nytheatre.com review by Martin Denton
September 23, 2006
The first act of Eric Bogosian's subUrbia is mostly a slice of life, late one night in a small town somewhere (we presume) in America's Heartland. We meet, in rapid succession: Tim, 21, a recent vet of the War in Iraq, who now spends his aimless days drinking; Buff, timelessly young (though about Tim's age), a likable goof-up who works at a pizzeria; and Jeff, Tim's best friend, probably no smarter than the others but more aware of the world, his aspirations, and his seeming failure to get anyplace in his life so far. As Kenneth Lonergan put it in a play that came out shortly after this one first did (in the mid-'90s), this is our youth.
The situation that propels the happenings of subUrbia is the imminent arrival of "Pony" (Neil), the local boy-made-good. He and Jeff started a rock band together a few years back (though Pony will later dispute that fact); now Pony is a bona fide star, touring the country, raking in the bucks, and becoming famous. Sooze, Jeff's girlfriend, has arranged for the gang to meet up with Pony after a concert he's giving at a nearby arena. She arrives with her pal Bee-Bee at the designated meeting place (where all of the play occurs, in fact)—the parking lot in front of a convenience store, a spot that this group has obviously considered "theirs" for quite some time, much to the consternation of the store's current management, a Pakistani brother and sister who monitor the white kids' activities warily from inside the shop.
Up until the time that Pony arrives, subUrbia ranges around a bunch of topics, from the enormously serious to the egregiously trivial, as the old friends talk, argue, make up, and goof around:
BUFF: Every morning while I'm doing my abs I check out Sesame Street. There's this babe on the show, she's like a total fox. Saw her on a porn site.
JEFF: An actress on Sesame Street is on a porn site? What's her name?
BUFF: "Tiffany," "Brianna." I don't know, man! I saw it, with my own dick. There's this website, I charge it to my mom's phone? Unlimited porn links. Surf the net with one hand, choke the chicken with the other. Hey, speaking of choking the chicken, guess who I saw at the mall yesterday? "The Duck."
JEFF: "The Duck"?
BUFF: Remember? The guy who could blow himself.
JEFF: Oh God, right! What was he doing at the mall? Still blowing himself?
BUFF: Giving out pamphlets man. He's a yoga instructor now.
JEFF: Remember Fred Pierce? Buff says he's gay now.
TIM: Fred Pierce was the best running back we had, no way is he a fag.
BUFF: Yeah, well he isn't running anymore. He's in Marcy Memorial. Something's wrong with him.
It is, thus, very lifelike; it reminded me of Chekhov in the way that these young people dance all around their issues and problems without actually making a move to do anything about them. Indeed, just before the above exchange, Jeff says:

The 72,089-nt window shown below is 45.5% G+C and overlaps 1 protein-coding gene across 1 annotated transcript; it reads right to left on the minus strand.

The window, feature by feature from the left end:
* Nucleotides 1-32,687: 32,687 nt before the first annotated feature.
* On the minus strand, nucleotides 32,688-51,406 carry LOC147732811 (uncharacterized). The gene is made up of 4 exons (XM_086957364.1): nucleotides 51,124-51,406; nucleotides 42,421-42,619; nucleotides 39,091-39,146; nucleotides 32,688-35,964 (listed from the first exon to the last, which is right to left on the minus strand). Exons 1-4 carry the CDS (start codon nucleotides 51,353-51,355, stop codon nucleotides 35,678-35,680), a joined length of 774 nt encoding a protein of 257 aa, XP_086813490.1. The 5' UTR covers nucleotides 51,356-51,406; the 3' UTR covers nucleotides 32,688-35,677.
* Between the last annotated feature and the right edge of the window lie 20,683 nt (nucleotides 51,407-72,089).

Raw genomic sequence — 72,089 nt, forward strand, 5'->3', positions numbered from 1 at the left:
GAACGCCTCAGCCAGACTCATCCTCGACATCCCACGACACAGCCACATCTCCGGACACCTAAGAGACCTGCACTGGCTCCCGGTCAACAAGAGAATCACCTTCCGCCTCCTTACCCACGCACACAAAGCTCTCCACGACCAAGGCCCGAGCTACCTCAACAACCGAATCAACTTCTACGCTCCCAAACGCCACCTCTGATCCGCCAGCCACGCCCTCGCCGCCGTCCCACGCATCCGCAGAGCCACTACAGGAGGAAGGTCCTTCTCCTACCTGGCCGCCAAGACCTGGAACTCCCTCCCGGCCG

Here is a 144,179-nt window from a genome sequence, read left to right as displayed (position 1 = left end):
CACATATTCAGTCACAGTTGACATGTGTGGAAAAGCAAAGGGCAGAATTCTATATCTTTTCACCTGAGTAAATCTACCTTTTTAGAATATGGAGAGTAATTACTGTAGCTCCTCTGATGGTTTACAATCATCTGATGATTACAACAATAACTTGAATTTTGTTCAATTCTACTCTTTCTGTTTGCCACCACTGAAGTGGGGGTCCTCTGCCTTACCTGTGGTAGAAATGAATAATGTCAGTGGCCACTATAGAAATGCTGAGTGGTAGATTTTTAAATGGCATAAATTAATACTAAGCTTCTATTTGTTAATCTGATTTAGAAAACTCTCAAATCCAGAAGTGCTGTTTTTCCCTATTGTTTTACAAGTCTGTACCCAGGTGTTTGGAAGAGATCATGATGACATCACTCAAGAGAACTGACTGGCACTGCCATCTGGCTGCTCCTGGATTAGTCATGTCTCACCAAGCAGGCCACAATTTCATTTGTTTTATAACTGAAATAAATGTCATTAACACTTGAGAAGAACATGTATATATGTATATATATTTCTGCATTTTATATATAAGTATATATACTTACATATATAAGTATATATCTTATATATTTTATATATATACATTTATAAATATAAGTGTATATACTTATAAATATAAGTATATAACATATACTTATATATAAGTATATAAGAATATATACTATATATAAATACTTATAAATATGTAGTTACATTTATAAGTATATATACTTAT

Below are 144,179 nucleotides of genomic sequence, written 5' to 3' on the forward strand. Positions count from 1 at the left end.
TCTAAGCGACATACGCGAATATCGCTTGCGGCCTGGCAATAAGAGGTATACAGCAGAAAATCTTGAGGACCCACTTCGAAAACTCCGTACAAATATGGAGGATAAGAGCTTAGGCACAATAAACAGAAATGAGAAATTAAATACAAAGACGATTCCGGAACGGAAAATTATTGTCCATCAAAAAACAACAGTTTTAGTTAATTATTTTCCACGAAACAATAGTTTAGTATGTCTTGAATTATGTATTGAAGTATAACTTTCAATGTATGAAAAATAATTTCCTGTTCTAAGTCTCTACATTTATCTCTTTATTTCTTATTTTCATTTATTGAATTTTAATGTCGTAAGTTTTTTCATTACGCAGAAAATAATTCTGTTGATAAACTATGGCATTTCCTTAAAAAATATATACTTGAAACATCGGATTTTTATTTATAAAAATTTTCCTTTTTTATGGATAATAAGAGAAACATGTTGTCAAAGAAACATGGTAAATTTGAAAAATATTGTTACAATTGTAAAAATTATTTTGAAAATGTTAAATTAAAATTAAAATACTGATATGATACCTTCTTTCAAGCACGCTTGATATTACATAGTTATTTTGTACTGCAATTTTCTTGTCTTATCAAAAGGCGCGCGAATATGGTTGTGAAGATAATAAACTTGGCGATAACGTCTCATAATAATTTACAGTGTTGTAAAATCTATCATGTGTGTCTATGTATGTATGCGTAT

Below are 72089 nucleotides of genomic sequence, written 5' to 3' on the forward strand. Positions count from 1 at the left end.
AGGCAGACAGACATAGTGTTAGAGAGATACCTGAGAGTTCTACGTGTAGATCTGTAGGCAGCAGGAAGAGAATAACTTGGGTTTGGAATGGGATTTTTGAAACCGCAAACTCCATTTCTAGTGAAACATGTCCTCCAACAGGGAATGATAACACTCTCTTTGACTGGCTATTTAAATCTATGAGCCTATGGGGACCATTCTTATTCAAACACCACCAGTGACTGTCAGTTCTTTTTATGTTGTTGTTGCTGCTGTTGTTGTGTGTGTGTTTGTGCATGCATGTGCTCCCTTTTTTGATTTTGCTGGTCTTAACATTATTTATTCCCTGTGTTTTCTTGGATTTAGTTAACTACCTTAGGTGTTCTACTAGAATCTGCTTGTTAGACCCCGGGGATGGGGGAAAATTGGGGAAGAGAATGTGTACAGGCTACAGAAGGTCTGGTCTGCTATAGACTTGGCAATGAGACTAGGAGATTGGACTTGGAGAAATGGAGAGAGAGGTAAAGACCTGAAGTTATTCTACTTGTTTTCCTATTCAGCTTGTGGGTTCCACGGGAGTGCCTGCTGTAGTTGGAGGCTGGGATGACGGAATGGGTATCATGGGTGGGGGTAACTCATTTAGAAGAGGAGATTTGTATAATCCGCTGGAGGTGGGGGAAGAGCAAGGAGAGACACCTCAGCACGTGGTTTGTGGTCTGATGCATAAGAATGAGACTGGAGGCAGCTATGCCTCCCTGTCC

It's my duty as a human being to get pissed off. Not that it makes any difference in the first place. Nothing ever fucking changes. Fifty years from now, we'll all be dead and there'll be new people standing in this same spot drinking beer and eating pizza, bitching and moaning about the price of Oreos and they won't even know we were ever here. And fifty years after that, those suckers will be dust and bones.
See what I mean?
Pony's entrance with his gorgeous blonde publicist Erica, near the end of Act One, sends the play in a different, troublesome direction, however. Suddenly Bogosian wants us to believe not only that this one kid could make good, which is plausible, but that all the rest can find transformation in a single night as well. Erica comes on to the drunk and sullen Tim; Pony comes on to Sooze; Buff, the very epitome of slackerdom, is offered a gig making videos in Hollywood. Plus a whole bunch of melodramatic stuff involving assault, guns, and drug overdoses that I don't want to detail lest I give some of the plot's surprises away. Are we really supposed to believe all of this? I know I didn't: the lyrical, wistful exploration of the latest lost generation has given way to LaLaLand soap.
There are, though, some terrific performances to savor in this production of subUrbia, such as Peter Scanavino's wolflike take on the restless Tim, Manu Narayan's fully-fleshed out portrayal of the convenience store owner Norman, and Daniel Eric Gold's sad, smart loser Jeff. Stealing the show, however, is the immensely charismatic Kieran Culkin, who as Buff literally bounds all over the place with a boyish energy that's refreshing and, at the same time, a little frightening. He's an irresistible force of nature; it will be fun to see this gifted young actor as he grows into the star parts he's born to play.
Jo Bonney's staging keeps things swift and exciting, though some elements (as when Jeff strips naked, only to put all of his clothes right back on before anybody can see anything) seem sensational and/or arbitrary. Richard Hoover's set, which looks like half of an actual 7-Eleven mounted on a concrete slab where Second Stage's stage used to be, is visually impressive but does not really serve the play, restricting the action to a relatively small area of the space.
Bogosian has updated his 1994 script with lots of timely references to the Internet and the current war, but he hasn't revisited it in an organic way to update the characters; had he done so, these 20-year-olds might feel more contemporary than they finally come across. That's unfortunate, as is the playwright's inclination to veer from vivid impressionism to a more conventional, action-packed narrative. subUrbia could really tell us some insightful things about what it means to be 20 in America. But at least in this version, authenticity seems to have gotten away.